Whenever the stock
market takes a turn for the worse, it reignites an age-old debate in the mutual fund world
: Which strategy works better, active or passive management?
Fans of active management argue that it's well worth it to pay for the privilege of having a good manager
that uses analysis to pick winning investments. However, passive investors reason the overwhelming majority of those managers inevitably underperform a given index
over time. These investors simply put their cash in a low-cost index fund that tracks the returns of a benchmark like the S&P 500. The downturn just exacerbates this debate: The average S&P 500 index fund
is down 4.4% in 2009, according to Lipper. Almost 40% of the large-cap funds and share classes in our database failed to beat that return. The average large-cap fund also trailed the S&P 500 in 2008. That means index funds
seem to have the upper hand — at least for now.
With that in mind, we decided to focus this week's screen on index offerings. This is a much more elaborate undertaking than it appears. We don't simply look at S&P 500 funds since the only thing differentiating them would be the fees that eat into their performance. So instead of weeding out funds based on our regular set of criteria, this week we list a range of index funds and their performance numbers. The surprising revelation: Index funds with exposure to tech and small caps are beating their actively-managed competitors — and the S&P 500, too. See the table below for our eight picks.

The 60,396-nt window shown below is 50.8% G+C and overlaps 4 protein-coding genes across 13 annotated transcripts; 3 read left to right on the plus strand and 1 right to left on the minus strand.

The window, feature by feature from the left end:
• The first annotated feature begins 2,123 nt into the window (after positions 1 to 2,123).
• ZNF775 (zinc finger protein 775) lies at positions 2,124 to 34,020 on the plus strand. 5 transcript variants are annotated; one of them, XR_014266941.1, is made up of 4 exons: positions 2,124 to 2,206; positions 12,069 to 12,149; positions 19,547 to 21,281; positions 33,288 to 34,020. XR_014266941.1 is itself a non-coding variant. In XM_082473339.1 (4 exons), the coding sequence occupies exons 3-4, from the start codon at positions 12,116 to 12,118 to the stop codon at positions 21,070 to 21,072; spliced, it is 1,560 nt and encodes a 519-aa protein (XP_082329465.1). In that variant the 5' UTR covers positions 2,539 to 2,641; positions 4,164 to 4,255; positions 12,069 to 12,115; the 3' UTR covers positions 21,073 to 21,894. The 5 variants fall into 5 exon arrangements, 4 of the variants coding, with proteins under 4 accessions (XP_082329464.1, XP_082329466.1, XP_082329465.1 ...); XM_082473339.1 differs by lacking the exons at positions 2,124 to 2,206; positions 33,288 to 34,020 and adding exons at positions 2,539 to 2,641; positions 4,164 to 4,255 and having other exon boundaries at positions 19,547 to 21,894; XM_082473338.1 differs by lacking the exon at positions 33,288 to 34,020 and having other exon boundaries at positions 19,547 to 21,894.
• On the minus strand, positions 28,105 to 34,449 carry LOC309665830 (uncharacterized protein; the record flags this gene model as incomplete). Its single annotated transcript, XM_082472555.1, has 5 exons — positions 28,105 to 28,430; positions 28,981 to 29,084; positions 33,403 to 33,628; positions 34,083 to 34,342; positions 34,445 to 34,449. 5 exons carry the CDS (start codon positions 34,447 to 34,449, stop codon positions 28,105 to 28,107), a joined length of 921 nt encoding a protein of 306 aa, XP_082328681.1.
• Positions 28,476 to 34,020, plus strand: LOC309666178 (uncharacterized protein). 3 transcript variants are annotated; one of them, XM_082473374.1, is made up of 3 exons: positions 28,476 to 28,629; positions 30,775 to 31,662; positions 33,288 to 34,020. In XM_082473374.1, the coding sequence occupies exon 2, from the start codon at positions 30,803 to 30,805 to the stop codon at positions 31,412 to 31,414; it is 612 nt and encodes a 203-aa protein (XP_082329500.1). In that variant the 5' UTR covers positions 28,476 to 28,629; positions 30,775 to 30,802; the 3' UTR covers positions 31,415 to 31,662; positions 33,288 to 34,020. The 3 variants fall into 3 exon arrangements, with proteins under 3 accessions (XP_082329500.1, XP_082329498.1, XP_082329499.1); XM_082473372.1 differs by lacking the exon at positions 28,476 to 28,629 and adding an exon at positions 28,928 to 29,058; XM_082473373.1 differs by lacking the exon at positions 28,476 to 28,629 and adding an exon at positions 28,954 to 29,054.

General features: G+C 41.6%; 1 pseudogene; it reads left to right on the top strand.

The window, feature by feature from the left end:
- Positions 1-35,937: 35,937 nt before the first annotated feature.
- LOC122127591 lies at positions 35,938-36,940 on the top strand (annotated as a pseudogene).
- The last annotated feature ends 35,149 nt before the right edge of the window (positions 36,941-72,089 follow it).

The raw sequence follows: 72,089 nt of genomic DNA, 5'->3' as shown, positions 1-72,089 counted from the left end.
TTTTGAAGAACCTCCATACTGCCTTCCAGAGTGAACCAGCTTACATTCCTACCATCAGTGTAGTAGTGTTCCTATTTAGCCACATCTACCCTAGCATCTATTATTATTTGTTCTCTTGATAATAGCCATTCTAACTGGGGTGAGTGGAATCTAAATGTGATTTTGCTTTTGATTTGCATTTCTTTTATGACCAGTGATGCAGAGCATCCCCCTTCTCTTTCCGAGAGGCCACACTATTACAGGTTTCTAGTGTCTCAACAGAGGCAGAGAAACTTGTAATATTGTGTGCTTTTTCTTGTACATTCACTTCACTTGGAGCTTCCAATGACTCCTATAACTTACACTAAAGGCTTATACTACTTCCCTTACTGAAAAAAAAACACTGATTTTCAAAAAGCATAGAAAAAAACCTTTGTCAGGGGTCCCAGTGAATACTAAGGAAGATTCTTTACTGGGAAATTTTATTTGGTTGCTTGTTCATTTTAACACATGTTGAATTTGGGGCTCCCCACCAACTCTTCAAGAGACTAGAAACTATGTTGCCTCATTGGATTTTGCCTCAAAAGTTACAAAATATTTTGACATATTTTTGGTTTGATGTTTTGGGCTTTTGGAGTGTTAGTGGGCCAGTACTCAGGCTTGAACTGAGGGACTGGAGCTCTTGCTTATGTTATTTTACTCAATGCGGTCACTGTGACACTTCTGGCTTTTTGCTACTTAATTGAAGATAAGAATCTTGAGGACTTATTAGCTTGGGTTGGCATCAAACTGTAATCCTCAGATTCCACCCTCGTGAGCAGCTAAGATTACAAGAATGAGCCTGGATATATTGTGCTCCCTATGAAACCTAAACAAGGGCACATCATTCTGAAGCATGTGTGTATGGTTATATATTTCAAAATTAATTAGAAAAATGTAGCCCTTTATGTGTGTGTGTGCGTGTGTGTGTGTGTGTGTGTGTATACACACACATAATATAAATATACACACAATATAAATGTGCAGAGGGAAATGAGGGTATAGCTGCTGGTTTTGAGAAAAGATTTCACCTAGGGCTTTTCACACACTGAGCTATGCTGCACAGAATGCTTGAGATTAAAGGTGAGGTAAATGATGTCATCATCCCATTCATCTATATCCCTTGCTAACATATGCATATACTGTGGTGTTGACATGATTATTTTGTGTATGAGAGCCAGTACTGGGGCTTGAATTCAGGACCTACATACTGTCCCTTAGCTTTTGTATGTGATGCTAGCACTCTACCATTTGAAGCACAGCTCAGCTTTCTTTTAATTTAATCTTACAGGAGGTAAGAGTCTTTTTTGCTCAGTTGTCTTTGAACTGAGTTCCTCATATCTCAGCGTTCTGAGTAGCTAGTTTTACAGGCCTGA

There are a few reasons we resort to compiling the screen this way. Over the last few years the exchange-traded fund industry has pushed the boundaries of what constitutes an index fund. The gold standard used to be the S&P 500, but now investors can find funds based on indexes from Russell, Morningstar and Dow Jones and others that track the Nasdaq or use a new-fangled "fundamental" indexing strategy that focuses on book value and sales, among other things. There are even offerings that equal weight the S&P and concentrate on dividends.
While there may not be a huge difference between these funds' performances, even the slightest edge can add up since index investors usually hold their funds for decades. Just 1% more a year can mean tens of thousands of dollars over the life of a retirement account.
There are certain trends worth picking up on in the index world that professional money managers and individual investors alike can follow. Technology stocks, for example, typically perform well coming out of downturns because investors rush to the few shares still experiencing growth. That theme is playing out now. The tech-heavy PowerShares QQQ
(QQQQ: 32.94, +0.99, +3.09%
), or Cubes, which tracks the 100 largest non-financial stocks on the Nasdaq, is up 10.9% this year thanks, in part, to merger and acquisitions and some decent earnings.
Full Story: http://www.smartmoney.com/Investing/Mutual-Funds/8-Index-Funds-With-a-Leading-Edge/?afl=yahoo